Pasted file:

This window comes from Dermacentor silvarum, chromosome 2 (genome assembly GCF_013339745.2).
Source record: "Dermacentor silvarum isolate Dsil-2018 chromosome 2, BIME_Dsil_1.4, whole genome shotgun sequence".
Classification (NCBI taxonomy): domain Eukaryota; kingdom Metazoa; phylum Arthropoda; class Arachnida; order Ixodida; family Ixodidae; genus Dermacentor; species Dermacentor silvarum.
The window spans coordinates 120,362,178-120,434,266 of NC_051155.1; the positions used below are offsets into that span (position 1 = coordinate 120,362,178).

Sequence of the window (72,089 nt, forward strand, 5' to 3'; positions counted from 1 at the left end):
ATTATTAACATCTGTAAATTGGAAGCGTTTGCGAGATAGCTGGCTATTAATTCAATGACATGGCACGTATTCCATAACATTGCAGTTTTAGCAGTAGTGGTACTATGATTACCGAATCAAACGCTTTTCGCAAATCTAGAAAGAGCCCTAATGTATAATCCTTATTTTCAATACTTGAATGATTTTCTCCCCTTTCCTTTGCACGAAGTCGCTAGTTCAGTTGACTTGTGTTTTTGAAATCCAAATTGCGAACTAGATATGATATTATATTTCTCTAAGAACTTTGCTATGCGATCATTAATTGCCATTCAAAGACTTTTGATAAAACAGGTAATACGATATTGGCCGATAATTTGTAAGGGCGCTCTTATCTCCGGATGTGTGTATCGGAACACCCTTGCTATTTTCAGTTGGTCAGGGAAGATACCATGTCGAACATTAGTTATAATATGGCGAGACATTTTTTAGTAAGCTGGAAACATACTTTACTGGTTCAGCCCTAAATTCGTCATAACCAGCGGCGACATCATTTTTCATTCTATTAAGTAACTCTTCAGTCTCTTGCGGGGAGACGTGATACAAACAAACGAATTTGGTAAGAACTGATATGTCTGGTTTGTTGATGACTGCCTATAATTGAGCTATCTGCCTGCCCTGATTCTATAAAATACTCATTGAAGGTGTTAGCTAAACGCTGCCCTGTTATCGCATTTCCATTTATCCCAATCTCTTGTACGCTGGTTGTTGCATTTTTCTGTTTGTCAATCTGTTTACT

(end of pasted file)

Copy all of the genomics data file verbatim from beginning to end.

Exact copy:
This window comes from Dermacentor silvarum, chromosome 2 (genome assembly GCF_013339745.2).
Source record: "Dermacentor silvarum isolate Dsil-2018 chromosome 2, BIME_Dsil_1.4, whole genome shotgun sequence".
Classification (NCBI taxonomy): domain Eukaryota; kingdom Metazoa; phylum Arthropoda; class Arachnida; order Ixodida; family Ixodidae; genus Dermacentor; species Dermacentor silvarum.
The window spans coordinates 120,362,178-120,434,266 of NC_051155.1; the positions used below are offsets into that span (position 1 = coordinate 120,362,178).

Sequence of the window (72,089 nt, forward strand, 5' to 3'; positions counted from 1 at the left end):
ATTATTAACATCTGTAAATTGGAAGCGTTTGCGAGATAGCTGGCTATTAATTCAATGACATGGCACGTATTCCATAACATTGCAGTTTTAGCAGTAGTGGTACTATGATTACCGAATCAAACGCTTTTCGCAAATCTAGAAAGAGCCCTAATGTATAATCCTTATTTTCAATACTTGAATGATTTTCTCCCCTTTCCTTTGCACGAAGTCGCTAGTTCAGTTGACTTGTGTTTTTGAAATCCAAATTGCGAACTAGATATGATATTATATTTCTCTAAGAACTTTGCTATGCGATCATTAATTGCCATTCAAAGACTTTTGATAAAACAGGTAATACGATATTGGCCGATAATTTGTAAGGGCGCTCTTATCTCCGGATGTGTGTATCGGAACACCCTTGCTATTTTCAGTTGGTCAGGGAAGATACCATGTCGAACATTAGTTATAATATGGCGAGACATTTTTTAGTAAGCTGGAAACATACTTTACTGGTTCAGCCCTAAATTCGTCATAACCAGCGGCGACATCATTTTTCATTCTATTAAGTAACTCTTCAGTCTCTTGCGGGGAGACGTGATACAAACAAACGAATTTGGTAAGAACTGATATGTCTGGTTTGTTGATGACTGCCTATAATTGAGCTATCTGCCTGCCCTGATTCTATAAAATACTCATTGAAGGTGTTAGCTAAACGCTGCCCTGTTATCGCATTTCCATTTATCCCAATCTCTTGTACGCTGGTTGTTGCATTTTTCTGTTTGTCAATCTGTTTACT